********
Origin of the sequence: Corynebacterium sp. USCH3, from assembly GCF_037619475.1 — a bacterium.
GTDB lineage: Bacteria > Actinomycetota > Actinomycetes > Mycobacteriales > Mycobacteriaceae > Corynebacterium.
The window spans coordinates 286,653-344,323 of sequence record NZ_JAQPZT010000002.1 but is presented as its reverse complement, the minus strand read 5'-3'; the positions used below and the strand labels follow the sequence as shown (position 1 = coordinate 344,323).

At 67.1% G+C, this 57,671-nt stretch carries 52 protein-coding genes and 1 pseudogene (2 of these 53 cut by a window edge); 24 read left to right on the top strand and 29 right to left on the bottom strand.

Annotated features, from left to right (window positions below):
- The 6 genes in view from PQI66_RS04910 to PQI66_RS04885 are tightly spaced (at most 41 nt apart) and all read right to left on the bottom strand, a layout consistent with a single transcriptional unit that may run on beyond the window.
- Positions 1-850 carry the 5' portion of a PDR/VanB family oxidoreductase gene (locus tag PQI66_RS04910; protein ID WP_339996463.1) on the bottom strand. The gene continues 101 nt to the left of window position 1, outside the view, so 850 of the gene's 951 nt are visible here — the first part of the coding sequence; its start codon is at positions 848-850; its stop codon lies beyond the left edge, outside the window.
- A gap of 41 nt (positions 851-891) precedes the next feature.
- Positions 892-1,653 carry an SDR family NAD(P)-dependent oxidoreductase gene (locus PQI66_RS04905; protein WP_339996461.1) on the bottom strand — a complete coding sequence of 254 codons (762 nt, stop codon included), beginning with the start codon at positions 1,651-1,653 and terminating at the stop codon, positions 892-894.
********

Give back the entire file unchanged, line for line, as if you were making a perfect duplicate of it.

Origin of the sequence: Corynebacterium sp. USCH3, from assembly GCF_037619475.1 — a bacterium.
GTDB lineage: Bacteria > Actinomycetota > Actinomycetes > Mycobacteriales > Mycobacteriaceae > Corynebacterium.
The window spans coordinates 286,653-344,323 of sequence record NZ_JAQPZT010000002.1 but is presented as its reverse complement, the minus strand read 5'-3'; the positions used below and the strand labels follow the sequence as shown (position 1 = coordinate 344,323).

At 67.1% G+C, this 57,671-nt stretch carries 52 protein-coding genes and 1 pseudogene (2 of these 53 cut by a window edge); 24 read left to right on the top strand and 29 right to left on the bottom strand.

Annotated features, from left to right (window positions below):
- The 6 genes in view from PQI66_RS04910 to PQI66_RS04885 are tightly spaced (at most 41 nt apart) and all read right to left on the bottom strand, a layout consistent with a single transcriptional unit that may run on beyond the window.
- Positions 1-850 carry the 5' portion of a PDR/VanB family oxidoreductase gene (locus tag PQI66_RS04910; protein ID WP_339996463.1) on the bottom strand. The gene continues 101 nt to the left of window position 1, outside the view, so 850 of the gene's 951 nt are visible here — the first part of the coding sequence; its start codon is at positions 848-850; its stop codon lies beyond the left edge, outside the window.
- A gap of 41 nt (positions 851-891) precedes the next feature.
- Positions 892-1,653 carry an SDR family NAD(P)-dependent oxidoreductase gene (locus PQI66_RS04905; protein WP_339996461.1) on the bottom strand — a complete coding sequence of 254 codons (762 nt, stop codon included), beginning with the start codon at positions 1,651-1,653 and terminating at the stop codon, positions 892-894.